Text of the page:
Working with Dr. Andrew Fountain, research goals involve providing a history of glacial fluctuations, dating back to the Pleistocene/Holocene boundary, in the Goat Rocks Wilderness, WA. Investigative methods occur primarily on lateral and terminal moraines as well as bogs and meadows and include lichenometry, tephrachronology, soil chronosequencing, and radiocarbon dating. From the collected and analyzed data, maps of glacier extents and a paleoclimate record since the late Pleistocene will be produced. Broadly, this research hopes to add to a continuously growing record of the relationships between alpine glaciers and their paleoclimates throughout western North America.
During the summer of 2009 I focused my attention on mapping the present locations of the small alpine glaciers that sit on the north/northeast sides of the Wildernesses highest peaks. This was accomplished by hiking the perimeters of the glaciers while collecting GPS coordinates along the way.
Glacier edges that were too dangerous to reach were mapped using NAIP imagery (above) and aerial photos (courtesy of John Scurlock) from 2007. Below is a one of John's photos of Conrad Lake just below Conrad Glacier. Beautiful Mt. Adams in the background.
Digital raster graphics (DRGs) were used to compare the extents of the present-day Goat Rocks glaciers, that I mapped last summer, to the glacier extents on the DRG (see topographic map below). Since the glacier extents on the topo map were mapped in the middle of the 20th century, its possible to measure how much the glaciers have receded since that time.
In addition to mapping the glacier extents, I also measured the size of lichen (Rhizocarbon geographicum) that were growing on glacial deposits. Since glacial deposits, like moraines, are deposited when the glaciers reach maximum positions, lichen, which begin growing soon after deposition, can provide accurate ages of the deposits (or the time when the glaciers were at a maximum size). Lichen dating is an accurate tool to use as far back as a few hundred years and, therefore, was used only on the youngest deposits such as those from the Little Ice Age (LIA). Some of the locations where I collected lichen measurements are shown in the maps above.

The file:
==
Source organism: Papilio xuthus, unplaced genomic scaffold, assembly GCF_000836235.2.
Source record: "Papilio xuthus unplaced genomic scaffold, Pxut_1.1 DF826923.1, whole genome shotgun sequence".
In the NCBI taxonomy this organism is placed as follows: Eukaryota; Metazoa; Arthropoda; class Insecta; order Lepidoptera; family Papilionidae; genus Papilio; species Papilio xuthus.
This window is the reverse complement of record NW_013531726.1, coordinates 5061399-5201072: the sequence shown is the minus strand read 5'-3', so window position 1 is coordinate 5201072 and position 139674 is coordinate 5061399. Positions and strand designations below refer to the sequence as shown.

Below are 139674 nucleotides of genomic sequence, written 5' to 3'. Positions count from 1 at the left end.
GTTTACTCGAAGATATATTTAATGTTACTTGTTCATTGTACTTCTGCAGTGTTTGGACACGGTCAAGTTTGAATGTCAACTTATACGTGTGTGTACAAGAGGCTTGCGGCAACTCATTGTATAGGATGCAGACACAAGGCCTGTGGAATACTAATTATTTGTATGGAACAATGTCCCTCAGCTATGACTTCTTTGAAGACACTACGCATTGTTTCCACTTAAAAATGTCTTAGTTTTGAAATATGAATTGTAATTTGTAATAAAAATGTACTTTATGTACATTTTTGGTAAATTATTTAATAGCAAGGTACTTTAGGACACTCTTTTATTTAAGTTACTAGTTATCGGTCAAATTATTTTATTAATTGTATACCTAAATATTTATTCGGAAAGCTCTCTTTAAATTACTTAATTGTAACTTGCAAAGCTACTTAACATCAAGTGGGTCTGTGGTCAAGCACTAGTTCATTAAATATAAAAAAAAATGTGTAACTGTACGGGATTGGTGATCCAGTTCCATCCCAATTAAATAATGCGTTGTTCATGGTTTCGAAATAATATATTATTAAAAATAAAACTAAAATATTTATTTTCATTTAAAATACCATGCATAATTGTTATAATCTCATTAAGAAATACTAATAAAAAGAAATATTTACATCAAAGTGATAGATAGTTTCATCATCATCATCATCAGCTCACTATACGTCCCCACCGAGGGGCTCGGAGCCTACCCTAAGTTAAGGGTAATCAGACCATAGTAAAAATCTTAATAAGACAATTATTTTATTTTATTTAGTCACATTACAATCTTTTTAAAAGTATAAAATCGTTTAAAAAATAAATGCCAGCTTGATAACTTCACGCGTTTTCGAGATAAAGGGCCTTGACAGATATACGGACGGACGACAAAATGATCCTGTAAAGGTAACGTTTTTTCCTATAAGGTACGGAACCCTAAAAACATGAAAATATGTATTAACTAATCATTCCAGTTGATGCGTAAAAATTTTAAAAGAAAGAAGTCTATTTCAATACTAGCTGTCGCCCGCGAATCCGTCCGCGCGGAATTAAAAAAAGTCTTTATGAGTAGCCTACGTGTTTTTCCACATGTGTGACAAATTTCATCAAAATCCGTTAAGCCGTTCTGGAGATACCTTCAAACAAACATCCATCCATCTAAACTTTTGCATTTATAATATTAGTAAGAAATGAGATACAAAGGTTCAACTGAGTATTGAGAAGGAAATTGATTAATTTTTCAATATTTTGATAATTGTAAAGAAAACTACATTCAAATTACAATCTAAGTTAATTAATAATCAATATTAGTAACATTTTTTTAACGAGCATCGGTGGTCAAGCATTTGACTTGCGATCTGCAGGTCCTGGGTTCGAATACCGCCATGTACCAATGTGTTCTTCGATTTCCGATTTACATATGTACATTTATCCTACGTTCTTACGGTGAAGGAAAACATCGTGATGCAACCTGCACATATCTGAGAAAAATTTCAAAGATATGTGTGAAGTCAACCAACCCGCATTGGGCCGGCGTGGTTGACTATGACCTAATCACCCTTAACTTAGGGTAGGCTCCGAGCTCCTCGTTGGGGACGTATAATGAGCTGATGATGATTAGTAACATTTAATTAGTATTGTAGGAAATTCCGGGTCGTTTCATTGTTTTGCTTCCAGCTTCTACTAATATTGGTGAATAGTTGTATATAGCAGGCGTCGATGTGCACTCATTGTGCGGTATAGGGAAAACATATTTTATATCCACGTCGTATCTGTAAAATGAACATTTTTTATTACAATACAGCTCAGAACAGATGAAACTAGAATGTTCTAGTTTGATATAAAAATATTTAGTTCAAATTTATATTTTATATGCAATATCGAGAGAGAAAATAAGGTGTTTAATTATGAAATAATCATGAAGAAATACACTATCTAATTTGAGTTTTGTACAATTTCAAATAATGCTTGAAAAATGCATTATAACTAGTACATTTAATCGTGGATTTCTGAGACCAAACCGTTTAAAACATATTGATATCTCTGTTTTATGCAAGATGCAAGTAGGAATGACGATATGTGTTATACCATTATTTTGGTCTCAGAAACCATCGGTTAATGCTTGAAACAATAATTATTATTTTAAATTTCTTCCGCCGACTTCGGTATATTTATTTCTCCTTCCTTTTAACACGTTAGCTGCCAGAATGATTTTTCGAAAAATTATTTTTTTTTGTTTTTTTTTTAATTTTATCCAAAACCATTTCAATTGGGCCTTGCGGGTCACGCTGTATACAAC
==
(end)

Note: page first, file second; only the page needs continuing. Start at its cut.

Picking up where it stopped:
During the summer of 2010 I focused my attention on mapping moraines, of which, over 30 were mapped. Many of the mapped moraines, like the knife-ridged one below, are young. This is because not enough time has elapsed for them to erode away.
Some of the older moraines that have not eroded away are great places to dig soil pits on. This allows for the collection and age dating of soils, ash layers, and organics. The ages of morainal soils, ashes, and organics can be used to determine when the moraines were deposited and, thus, when the glaciers were at maximum extents. Looking closely at the soil pit below its possible to see many ash layers, probably originating from Mt. St. Helens eruptions.
I will be spending the Fall of 2010 analyzing soils, plotting lichen measurements to lichen growth curves, using ArcGIS to illustrate surficially mapped geomorphic features, and researching and writing sections of the thesis.
I couldn't have completed my field work without the help of many wonderful people. Thank you Scott Burns, Rick McClure, Anna O'Coyne, Kevin Parine, Tim Schene, Matt Brunengo, Craig Heard, Trent Smith, Melissa McBride, Rob Schene, Adam Cockrill, Katie Heard, and Kent Stallings.